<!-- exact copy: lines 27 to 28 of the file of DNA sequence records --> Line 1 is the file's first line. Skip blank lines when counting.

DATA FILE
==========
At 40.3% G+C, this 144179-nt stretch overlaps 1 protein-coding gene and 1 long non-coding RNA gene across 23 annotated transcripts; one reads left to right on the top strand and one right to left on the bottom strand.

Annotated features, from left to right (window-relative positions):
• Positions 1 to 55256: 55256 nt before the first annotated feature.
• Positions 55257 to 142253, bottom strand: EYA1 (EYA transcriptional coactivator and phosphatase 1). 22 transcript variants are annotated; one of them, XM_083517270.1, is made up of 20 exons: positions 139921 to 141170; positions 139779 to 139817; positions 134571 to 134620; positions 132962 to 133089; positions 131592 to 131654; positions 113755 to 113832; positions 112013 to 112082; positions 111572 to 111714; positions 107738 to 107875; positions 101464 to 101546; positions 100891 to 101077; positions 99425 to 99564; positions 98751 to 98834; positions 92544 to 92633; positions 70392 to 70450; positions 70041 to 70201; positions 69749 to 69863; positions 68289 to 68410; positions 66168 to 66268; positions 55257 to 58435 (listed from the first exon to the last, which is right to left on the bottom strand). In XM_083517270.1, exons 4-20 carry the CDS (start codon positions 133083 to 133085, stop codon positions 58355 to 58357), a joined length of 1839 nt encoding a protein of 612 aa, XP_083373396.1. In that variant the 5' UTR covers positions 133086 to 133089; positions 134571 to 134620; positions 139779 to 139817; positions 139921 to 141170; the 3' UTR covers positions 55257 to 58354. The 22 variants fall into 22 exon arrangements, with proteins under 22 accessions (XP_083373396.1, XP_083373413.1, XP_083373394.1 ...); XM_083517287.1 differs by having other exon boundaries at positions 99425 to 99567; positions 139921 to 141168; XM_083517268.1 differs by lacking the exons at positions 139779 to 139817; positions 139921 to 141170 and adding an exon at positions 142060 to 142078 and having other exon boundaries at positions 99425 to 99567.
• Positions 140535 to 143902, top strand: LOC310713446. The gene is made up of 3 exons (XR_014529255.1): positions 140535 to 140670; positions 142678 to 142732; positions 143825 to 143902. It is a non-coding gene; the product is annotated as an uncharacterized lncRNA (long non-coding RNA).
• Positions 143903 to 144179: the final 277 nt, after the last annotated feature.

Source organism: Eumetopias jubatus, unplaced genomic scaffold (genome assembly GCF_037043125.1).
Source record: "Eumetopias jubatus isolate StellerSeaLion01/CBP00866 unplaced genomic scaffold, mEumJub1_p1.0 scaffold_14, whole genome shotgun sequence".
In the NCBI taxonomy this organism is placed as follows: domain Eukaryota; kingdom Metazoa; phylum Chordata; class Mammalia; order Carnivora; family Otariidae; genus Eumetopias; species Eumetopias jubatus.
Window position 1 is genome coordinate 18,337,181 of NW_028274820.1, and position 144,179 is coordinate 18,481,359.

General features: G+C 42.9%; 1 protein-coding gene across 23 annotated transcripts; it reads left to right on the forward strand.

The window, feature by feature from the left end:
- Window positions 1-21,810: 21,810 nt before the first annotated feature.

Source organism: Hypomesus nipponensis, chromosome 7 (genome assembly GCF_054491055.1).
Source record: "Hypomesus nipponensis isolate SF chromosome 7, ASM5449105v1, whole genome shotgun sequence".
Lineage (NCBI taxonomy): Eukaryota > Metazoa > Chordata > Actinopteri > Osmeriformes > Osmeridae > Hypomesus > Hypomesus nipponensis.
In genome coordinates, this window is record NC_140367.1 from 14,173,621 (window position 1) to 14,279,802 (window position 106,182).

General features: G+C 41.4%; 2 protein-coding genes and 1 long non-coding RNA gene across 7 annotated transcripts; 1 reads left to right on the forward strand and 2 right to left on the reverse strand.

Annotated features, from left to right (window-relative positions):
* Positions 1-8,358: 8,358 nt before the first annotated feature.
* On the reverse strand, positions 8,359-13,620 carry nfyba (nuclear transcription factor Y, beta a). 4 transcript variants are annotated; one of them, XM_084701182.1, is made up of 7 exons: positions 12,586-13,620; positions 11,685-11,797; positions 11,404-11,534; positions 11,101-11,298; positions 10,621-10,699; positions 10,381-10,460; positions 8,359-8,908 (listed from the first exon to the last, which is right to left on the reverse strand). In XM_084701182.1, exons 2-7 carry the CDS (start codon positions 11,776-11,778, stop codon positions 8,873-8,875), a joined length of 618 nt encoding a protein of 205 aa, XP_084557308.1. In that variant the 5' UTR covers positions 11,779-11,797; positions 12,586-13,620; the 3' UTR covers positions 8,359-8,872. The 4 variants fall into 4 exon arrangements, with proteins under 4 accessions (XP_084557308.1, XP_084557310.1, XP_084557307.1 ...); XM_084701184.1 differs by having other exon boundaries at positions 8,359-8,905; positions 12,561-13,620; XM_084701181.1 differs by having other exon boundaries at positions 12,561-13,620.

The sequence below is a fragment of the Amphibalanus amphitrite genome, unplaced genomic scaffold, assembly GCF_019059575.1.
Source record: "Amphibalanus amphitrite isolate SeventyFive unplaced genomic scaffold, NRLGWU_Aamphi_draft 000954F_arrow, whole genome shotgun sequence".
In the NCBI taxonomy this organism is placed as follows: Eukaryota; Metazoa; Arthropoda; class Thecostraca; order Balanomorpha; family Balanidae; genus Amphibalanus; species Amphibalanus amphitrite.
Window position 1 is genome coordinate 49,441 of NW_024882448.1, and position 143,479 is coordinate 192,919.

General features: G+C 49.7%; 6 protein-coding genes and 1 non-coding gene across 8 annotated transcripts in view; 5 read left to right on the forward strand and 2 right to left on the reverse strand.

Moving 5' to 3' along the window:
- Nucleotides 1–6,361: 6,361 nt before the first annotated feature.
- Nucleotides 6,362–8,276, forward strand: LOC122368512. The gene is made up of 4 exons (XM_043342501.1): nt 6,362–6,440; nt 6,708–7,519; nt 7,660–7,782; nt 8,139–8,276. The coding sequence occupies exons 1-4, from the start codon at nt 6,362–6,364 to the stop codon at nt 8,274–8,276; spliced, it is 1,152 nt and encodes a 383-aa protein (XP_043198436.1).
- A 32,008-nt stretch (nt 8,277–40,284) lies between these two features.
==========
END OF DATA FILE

Moving 5' to 3' along the window:
- Nucleotides 1–6,361: 6,361 nt before the first annotated feature.